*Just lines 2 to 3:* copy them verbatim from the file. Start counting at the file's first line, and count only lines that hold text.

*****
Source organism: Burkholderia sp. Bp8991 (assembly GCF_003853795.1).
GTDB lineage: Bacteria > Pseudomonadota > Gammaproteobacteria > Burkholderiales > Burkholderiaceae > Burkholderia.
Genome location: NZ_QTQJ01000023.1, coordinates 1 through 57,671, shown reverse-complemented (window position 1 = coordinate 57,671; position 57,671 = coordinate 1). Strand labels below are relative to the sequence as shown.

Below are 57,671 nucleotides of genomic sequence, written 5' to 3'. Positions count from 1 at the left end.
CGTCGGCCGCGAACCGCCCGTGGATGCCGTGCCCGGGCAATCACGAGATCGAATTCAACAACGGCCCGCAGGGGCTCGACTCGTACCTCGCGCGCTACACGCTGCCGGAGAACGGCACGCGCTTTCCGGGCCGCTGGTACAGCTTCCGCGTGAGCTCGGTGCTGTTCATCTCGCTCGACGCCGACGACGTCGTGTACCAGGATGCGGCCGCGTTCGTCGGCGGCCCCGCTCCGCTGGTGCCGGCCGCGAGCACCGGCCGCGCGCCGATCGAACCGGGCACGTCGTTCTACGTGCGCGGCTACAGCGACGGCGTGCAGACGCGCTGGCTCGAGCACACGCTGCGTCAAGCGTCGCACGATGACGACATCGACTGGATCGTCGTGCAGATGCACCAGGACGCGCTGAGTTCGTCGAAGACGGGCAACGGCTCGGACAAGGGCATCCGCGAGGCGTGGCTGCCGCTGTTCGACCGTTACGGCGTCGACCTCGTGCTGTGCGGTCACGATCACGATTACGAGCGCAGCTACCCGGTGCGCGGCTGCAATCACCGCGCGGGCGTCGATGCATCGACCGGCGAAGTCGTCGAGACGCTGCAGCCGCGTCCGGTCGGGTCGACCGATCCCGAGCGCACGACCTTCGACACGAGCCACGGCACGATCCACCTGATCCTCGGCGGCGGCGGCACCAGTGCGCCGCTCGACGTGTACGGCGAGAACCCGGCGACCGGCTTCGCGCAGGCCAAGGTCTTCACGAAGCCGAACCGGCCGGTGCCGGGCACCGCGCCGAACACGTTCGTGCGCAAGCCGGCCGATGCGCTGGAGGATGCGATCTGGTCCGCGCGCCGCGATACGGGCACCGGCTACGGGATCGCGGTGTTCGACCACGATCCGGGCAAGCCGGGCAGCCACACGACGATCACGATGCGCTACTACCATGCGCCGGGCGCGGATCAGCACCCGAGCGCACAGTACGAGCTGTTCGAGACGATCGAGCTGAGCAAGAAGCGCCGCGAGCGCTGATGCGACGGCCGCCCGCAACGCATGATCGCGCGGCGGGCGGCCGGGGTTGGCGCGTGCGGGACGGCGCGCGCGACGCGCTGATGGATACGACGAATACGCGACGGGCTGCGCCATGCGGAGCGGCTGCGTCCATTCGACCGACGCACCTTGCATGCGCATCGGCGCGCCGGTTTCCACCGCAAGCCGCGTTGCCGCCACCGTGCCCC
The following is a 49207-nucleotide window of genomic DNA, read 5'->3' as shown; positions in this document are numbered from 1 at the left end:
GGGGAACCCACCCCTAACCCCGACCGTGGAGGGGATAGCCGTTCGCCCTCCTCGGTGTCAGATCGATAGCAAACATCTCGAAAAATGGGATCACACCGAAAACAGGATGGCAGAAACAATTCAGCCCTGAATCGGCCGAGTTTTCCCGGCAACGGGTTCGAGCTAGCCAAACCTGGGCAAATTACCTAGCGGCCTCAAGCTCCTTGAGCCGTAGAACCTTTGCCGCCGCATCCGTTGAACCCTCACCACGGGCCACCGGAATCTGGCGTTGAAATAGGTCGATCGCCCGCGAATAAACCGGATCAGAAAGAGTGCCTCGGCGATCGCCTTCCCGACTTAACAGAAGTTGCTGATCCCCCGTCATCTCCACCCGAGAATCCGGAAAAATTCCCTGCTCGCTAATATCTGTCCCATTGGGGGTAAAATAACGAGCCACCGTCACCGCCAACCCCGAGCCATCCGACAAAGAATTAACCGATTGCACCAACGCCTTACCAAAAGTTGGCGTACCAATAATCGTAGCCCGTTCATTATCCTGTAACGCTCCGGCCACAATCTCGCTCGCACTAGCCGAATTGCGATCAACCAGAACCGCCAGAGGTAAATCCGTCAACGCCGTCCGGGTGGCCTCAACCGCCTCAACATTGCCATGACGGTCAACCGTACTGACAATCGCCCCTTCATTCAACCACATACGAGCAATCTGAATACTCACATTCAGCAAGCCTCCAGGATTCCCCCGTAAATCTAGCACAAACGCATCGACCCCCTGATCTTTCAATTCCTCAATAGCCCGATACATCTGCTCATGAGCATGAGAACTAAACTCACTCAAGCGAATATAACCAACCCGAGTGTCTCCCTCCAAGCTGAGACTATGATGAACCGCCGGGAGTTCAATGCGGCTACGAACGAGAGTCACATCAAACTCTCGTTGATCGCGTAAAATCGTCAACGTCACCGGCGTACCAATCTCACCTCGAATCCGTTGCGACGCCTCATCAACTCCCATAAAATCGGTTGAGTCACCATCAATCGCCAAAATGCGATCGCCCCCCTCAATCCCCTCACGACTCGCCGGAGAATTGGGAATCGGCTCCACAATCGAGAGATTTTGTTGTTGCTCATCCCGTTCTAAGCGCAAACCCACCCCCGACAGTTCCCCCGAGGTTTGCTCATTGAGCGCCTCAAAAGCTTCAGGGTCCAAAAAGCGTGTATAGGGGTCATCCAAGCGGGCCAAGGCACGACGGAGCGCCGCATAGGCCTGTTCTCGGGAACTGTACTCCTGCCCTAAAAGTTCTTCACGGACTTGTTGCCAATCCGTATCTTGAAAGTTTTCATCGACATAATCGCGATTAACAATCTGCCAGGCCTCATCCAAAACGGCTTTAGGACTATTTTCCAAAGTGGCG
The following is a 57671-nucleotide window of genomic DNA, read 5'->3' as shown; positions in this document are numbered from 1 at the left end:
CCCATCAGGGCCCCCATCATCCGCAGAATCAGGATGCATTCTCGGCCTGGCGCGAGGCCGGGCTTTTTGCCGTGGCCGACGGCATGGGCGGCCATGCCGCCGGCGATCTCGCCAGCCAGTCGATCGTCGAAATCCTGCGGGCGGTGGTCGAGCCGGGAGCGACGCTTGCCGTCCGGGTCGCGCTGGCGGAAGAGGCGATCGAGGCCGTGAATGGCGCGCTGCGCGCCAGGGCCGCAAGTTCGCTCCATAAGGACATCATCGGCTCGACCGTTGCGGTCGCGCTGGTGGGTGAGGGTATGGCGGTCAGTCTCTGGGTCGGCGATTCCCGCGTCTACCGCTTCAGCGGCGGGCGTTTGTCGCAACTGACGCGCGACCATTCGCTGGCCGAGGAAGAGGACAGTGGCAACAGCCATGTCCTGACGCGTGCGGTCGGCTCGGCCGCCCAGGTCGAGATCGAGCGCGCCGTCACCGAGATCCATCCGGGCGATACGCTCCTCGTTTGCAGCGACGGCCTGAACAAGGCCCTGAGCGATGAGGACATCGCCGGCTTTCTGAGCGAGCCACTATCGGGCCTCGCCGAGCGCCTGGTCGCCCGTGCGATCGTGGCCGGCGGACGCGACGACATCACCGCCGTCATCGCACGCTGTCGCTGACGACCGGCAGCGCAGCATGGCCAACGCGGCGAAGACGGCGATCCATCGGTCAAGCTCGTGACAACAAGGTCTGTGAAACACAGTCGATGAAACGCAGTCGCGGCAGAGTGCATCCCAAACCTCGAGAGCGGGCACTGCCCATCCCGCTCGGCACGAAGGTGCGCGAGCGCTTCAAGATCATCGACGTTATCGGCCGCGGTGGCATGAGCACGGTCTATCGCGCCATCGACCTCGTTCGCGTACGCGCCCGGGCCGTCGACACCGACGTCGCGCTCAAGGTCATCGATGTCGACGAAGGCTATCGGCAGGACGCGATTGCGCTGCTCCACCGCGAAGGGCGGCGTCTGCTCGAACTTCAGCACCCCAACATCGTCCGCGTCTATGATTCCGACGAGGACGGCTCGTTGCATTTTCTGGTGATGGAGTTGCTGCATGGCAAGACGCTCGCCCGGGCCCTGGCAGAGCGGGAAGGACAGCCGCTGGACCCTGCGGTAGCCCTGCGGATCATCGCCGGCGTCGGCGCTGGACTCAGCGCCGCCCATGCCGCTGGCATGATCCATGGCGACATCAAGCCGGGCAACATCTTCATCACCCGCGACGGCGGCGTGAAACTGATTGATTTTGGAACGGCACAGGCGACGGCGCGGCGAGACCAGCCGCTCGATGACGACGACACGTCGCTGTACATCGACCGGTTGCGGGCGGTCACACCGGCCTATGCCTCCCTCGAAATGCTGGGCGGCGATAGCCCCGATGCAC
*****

GTDB lineage: Bacteria > Pseudomonadota > Gammaproteobacteria > Burkholderiales > Burkholderiaceae > Burkholderia.
Genome location: NZ_QTQJ01000023.1, coordinates 1 through 57,671, shown reverse-complemented (window position 1 = coordinate 57,671; position 57,671 = coordinate 1). Strand labels below are relative to the sequence as shown.